This is a worked example of something that’s recommended for most campaigns. Recommended enough that SJG hosts a web application – the Trait Sorter – to allow GMs to create such custom lists.
What’s the list? Or lists, rather? The appropriate Advantages, Disadvantages, Skills and other abilities or notes for the particular campaign. Or in this case, genre.
Mostly, in this case Sean was weeding out magic, psionics, powers, and other supernatural or paranormal abilities that are not commonly found in pure action movies.
Of course, one of the reasons you play GURPS is so that if you suddenly want your action flick to take a turn for the bizarre, you can do it without breaking stride. But still, the bare bones of a genre treatment is what’s provided for here, and the chapter starts with a straightforward list of allowable Advanatages.
It’s not totally normal, though. It’s action movie normal. So Catfall and 3D Spatial Sense and Very Rapid Healing are all in there, because by Yoda the hero is going to be on her feet by the movie’s climax.
The book also tweaks or adjusts a few of the advantages. Two new variants of Enhanced Dodge are given (Dive for Cover and Vehicular Dodge). Extra benefits are provided for Gunslinger – and it needs them, because as presented in the Basic Set, it’s a poor choice relative to just taking +6 to skill at slightly lower cost (if there are questions on this, I can show my work upon request – it’s not hard to fathom).
You also get to variants of Higher Purpose, two more of Quick Gadgeteer, and four five-point talents specific to action-movie goodness.
|Clearly laden with physical disads. Yup.|
A boxtext also provides four Gun Perks. As it came before both Gun Fu and Tactical Shooting, this might have been the first time these were presented, but perhaps not. They provide a nice entry into John Woo style gunplay.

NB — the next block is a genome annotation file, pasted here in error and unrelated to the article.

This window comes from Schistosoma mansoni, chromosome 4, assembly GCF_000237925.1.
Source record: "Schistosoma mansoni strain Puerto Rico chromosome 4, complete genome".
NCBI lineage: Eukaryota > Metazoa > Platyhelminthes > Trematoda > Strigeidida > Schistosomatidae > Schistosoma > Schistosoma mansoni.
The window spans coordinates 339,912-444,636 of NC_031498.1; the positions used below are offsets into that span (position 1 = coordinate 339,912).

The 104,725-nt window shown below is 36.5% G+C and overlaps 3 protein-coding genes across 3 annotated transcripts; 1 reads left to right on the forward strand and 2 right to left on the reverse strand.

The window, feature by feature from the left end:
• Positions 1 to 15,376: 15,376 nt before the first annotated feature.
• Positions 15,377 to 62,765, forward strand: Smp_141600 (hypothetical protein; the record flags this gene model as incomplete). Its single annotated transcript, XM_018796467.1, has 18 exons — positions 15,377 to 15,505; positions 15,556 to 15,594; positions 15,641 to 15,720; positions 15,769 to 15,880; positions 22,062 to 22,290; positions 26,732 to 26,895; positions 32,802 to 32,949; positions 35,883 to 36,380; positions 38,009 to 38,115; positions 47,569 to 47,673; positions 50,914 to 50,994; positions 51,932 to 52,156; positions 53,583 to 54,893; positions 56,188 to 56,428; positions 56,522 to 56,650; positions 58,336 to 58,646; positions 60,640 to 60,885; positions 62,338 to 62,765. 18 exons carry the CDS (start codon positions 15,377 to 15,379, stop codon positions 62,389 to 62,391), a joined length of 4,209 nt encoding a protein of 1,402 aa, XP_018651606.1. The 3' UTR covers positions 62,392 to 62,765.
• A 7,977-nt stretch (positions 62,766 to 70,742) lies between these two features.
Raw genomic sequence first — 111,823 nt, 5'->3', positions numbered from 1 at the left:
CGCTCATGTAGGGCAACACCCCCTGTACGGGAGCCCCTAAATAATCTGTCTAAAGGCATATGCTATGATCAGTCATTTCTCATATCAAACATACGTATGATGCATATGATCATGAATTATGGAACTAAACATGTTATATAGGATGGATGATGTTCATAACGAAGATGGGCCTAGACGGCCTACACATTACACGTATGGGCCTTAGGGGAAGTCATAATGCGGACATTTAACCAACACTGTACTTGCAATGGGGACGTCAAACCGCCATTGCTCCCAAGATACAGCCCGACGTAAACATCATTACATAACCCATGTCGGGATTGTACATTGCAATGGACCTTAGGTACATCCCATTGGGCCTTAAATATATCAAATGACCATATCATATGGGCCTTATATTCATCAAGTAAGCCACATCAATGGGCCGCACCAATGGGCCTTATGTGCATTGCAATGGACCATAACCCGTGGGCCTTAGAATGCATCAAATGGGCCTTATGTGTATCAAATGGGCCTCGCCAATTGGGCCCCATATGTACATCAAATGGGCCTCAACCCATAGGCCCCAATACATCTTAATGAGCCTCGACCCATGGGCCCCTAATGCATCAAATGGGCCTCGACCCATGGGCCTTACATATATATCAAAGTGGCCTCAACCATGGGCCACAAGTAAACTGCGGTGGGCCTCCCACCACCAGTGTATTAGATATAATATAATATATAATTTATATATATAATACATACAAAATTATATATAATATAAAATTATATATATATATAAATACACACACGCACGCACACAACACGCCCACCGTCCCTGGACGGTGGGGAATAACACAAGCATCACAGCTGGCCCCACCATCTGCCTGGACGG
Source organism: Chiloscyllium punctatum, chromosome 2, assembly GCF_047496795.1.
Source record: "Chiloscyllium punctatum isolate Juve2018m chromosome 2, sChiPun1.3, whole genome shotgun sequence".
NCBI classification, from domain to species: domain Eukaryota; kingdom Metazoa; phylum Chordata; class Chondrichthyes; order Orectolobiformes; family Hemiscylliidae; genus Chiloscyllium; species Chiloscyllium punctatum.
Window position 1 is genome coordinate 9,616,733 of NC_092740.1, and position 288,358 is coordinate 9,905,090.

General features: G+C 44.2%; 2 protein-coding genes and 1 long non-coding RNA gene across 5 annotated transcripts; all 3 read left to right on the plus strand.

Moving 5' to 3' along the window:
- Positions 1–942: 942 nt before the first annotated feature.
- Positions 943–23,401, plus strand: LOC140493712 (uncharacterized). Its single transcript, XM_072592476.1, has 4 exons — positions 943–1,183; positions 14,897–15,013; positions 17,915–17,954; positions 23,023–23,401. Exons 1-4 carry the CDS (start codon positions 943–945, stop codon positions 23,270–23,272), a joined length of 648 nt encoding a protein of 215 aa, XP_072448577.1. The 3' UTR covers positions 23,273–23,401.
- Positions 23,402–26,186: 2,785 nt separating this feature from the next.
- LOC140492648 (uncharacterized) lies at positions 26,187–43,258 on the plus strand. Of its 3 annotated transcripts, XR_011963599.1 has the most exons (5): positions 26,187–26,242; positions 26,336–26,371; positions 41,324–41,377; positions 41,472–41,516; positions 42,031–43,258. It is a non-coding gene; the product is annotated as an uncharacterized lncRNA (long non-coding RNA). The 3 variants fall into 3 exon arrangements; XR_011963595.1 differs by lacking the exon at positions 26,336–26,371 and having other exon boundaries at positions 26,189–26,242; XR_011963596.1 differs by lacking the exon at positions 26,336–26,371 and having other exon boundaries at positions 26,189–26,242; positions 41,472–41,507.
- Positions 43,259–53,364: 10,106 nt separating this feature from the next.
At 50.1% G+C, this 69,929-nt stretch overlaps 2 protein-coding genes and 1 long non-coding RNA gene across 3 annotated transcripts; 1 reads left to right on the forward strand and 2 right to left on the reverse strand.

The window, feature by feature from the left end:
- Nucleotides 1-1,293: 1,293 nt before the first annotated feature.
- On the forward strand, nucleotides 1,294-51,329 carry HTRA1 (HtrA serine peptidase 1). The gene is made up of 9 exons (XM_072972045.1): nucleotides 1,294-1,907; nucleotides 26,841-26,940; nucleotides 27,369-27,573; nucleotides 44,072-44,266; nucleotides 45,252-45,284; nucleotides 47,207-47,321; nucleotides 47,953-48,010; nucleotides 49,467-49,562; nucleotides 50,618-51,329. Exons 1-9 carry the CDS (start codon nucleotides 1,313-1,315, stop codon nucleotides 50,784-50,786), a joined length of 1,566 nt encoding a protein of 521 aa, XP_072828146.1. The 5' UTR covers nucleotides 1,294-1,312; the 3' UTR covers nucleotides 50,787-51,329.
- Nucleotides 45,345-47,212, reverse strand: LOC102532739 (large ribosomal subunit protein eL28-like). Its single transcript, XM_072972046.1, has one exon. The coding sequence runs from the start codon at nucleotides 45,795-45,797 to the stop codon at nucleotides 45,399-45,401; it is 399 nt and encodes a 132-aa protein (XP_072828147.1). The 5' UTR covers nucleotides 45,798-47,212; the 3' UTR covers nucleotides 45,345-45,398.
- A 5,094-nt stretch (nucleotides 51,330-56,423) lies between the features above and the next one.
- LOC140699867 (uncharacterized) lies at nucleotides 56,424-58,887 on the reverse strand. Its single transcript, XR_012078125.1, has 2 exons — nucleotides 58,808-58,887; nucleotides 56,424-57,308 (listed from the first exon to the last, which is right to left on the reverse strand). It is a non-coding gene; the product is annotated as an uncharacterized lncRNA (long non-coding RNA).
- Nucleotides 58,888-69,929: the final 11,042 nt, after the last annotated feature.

But it also takes a lot of the crippling physical disads and tosses them out the window, with prejudice. Most action heroes are on the “dear god I want to be that man” end of the physical fitness spectrum.
The supplement goes further than this, suggesting not just a limit of -50 points for both Disads and buying down sub-attributes, but suggests ways to play this for fun rather than pain in some cases – it uses Lecherousness as an example, but it’s easy to find others. While playing Alcoholism for kicks is no joke to some, it was used effectively in both Independence Day (Russel Casse) and the reimagined Battlestar Galactica (Col. Tigh).
This would have been good advice in the past, as I remember a game I ran where I had to fend off more than one one-legged, one-armed midget commando types. For a Black Ops game.
Important specialties are pointed out for specificity, especially where “you need to have this specialty to use this typical action-movie plot staple” are concerned.
A full page-worth is spent on Wildcard skills, which are appropriate for broadly capable characters. A template-specific Wildcard skill is given for each template in the series.
There’s also good advice on when to not use Wildcard skills. Diversity in skills for both expertise and characterization can be vital.
This chapter is incredibly factual and to the point. Most of the page-count is taken with great tables of advantages, disadvantages, and skills. GMs running their own specific campaigns should take this as a how-to, and use the trait sorter to custom-create their own.
For what this is, it is worthy. A short version of the skill and trait list for a campaign will take a lot of the extended back-and-forth out of the character generation process.
The bits-and-pieces advice on specialties, wildcard and not-wildcard skills, and also tips to preserve the flavor of action-adventure movies via trait selection are likewise well taken.
This chapter is a workhorse, but no worse for it. The brilliance of the Action series does not lie here in this chapter, but it does serve as a reminder of how the trait-sorting process should be carried out.